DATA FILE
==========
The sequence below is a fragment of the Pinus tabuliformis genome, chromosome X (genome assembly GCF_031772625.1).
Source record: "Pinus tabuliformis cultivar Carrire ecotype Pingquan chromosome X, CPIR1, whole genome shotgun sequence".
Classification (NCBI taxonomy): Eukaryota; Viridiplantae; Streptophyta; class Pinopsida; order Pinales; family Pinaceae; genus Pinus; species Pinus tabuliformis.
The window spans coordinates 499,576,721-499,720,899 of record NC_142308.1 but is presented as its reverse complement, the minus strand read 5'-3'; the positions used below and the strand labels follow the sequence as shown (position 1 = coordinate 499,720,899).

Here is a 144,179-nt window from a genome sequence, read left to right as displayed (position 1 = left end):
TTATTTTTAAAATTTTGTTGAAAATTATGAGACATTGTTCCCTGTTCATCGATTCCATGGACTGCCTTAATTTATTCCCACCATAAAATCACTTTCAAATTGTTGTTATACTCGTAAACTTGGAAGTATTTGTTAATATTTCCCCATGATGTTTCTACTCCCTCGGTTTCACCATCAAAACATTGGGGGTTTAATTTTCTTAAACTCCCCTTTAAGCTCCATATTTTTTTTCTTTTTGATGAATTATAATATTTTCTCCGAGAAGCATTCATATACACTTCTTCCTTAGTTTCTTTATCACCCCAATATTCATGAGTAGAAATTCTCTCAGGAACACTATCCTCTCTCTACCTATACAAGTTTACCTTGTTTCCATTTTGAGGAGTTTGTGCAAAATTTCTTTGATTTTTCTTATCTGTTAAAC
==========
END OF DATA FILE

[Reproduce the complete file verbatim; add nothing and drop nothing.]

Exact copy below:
The sequence below is a fragment of the Pinus tabuliformis genome, chromosome X (genome assembly GCF_031772625.1).
Source record: "Pinus tabuliformis cultivar Carrire ecotype Pingquan chromosome X, CPIR1, whole genome shotgun sequence".
Classification (NCBI taxonomy): Eukaryota; Viridiplantae; Streptophyta; class Pinopsida; order Pinales; family Pinaceae; genus Pinus; species Pinus tabuliformis.
The window spans coordinates 499,576,721-499,720,899 of record NC_142308.1 but is presented as its reverse complement, the minus strand read 5'-3'; the positions used below and the strand labels follow the sequence as shown (position 1 = coordinate 499,720,899).

Here is a 144,179-nt window from a genome sequence, read left to right as displayed (position 1 = left end):
TTATTTTTAAAATTTTGTTGAAAATTATGAGACATTGTTCCCTGTTCATCGATTCCATGGACTGCCTTAATTTATTCCCACCATAAAATCACTTTCAAATTGTTGTTATACTCGTAAACTTGGAAGTATTTGTTAATATTTCCCCATGATGTTTCTACTCCCTCGGTTTCACCATCAAAACATTGGGGGTTTAATTTTCTTAAACTCCCCTTTAAGCTCCATATTTTTTTTCTTTTTGATGAATTATAATATTTTCTCCGAGAAGCATTCATATACACTTCTTCCTTAGTTTCTTTATCACCCCAATATTCATGAGTAGAAATTCTCTCAGGAACACTATCCTCTCTCTACCTATACAAGTTTACCTTGTTTCCATTTTGAGGAGTTTGTGCAAAATTTCTTTGATTTTTCTTATCTGTTAAAC